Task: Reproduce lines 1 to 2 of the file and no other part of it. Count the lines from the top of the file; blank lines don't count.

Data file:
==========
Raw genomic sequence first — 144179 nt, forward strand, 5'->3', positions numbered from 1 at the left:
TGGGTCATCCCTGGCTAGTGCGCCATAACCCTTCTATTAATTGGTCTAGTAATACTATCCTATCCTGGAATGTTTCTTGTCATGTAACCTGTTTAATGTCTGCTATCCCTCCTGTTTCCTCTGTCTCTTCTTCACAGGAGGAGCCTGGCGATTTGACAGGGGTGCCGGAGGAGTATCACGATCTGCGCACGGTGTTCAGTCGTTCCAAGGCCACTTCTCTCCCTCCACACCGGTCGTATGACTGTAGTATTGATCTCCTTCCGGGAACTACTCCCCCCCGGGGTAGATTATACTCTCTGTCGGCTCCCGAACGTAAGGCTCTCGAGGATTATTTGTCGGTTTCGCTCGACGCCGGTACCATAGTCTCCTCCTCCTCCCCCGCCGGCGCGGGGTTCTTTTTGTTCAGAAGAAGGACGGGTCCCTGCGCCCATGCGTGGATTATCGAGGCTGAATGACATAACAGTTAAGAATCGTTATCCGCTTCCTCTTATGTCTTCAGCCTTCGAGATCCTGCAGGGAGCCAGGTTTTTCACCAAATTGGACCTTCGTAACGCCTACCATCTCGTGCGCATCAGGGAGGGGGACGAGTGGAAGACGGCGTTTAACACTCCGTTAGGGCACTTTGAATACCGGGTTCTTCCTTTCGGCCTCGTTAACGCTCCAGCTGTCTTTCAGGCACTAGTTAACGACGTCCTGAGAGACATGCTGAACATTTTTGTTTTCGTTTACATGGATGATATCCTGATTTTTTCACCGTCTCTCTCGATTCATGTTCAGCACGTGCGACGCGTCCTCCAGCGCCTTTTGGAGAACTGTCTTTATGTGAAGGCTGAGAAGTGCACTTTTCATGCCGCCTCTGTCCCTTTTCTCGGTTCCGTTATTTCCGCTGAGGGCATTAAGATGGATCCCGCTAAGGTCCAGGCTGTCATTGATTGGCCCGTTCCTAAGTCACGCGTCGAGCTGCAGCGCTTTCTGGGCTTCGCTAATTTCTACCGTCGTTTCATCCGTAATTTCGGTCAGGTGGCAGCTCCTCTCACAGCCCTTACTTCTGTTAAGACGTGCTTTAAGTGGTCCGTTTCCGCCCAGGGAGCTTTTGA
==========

Raw genomic sequence first — 144179 nt, forward strand, 5'->3', positions numbered from 1 at the left:
TGGGTCATCCCTGGCTAGTGCGCCATAACCCTTCTATTAATTGGTCTAGTAATACTATCCTATCCTGGAATGTTTCTTGTCATGTAACCTGTTTAATGTCTGCTATCCCTCCTGTTTCCTCTGTCTCTTCTTCACAGGAGGAGCCTGGCGATTTGACAGGGGTGCCGGAGGAGTATCACGATCTGCGCACGGTGTTCAGTCGTTCCAAGGCCACTTCTCTCCCTCCACACCGGTCGTATGACTGTAGTATTGATCTCCTTCCGGGAACTACTCCCCCCCGGGGTAGATTATACTCTCTGTCGGCTCCCGAACGTAAGGCTCTCGAGGATTATTTGTCGGTTTCGCTCGACGCCGGTACCATAGTCTCCTCCTCCTCCCCCGCCGGCGCGGGGTTCTTTTTGTTCAGAAGAAGGACGGGTCCCTGCGCCCATGCGTGGATTATCGAGGCTGAATGACATAACAGTTAAGAATCGTTATCCGCTTCCTCTTATGTCTTCAGCCTTCGAGATCCTGCAGGGAGCCAGGTTTTTCACCAAATTGGACCTTCGTAACGCCTACCATCTCGTGCGCATCAGGGAGGGGGACGAGTGGAAGACGGCGTTTAACACTCCGTTAGGGCACTTTGAATACCGGGTTCTTCCTTTCGGCCTCGTTAACGCTCCAGCTGTCTTTCAGGCACTAGTTAACGACGTCCTGAGAGACATGCTGAACATTTTTGTTTTCGTTTACATGGATGATATCCTGATTTTTTCACCGTCTCTCTCGATTCATGTTCAGCACGTGCGACGCGTCCTCCAGCGCCTTTTGGAGAACTGTCTTTATGTGAAGGCTGAGAAGTGCACTTTTCATGCCGCCTCTGTCCCTTTTCTCGGTTCCGTTATTTCCGCTGAGGGCATTAAGATGGATCCCGCTAAGGTCCAGGCTGTCATTGATTGGCCCGTTCCTAAGTCACGCGTCGAGCTGCAGCGCTTTCTGGGCTTCGCTAATTTCTACCGTCGTTTCATCCGTAATTTCGGTCAGGTGGCAGCTCCTCTCACAGCCCTTACTTCTGTTAAGACGTGCTTTAAGTGGTCCGTTTCCGCCCAGGGAGCTTTTGA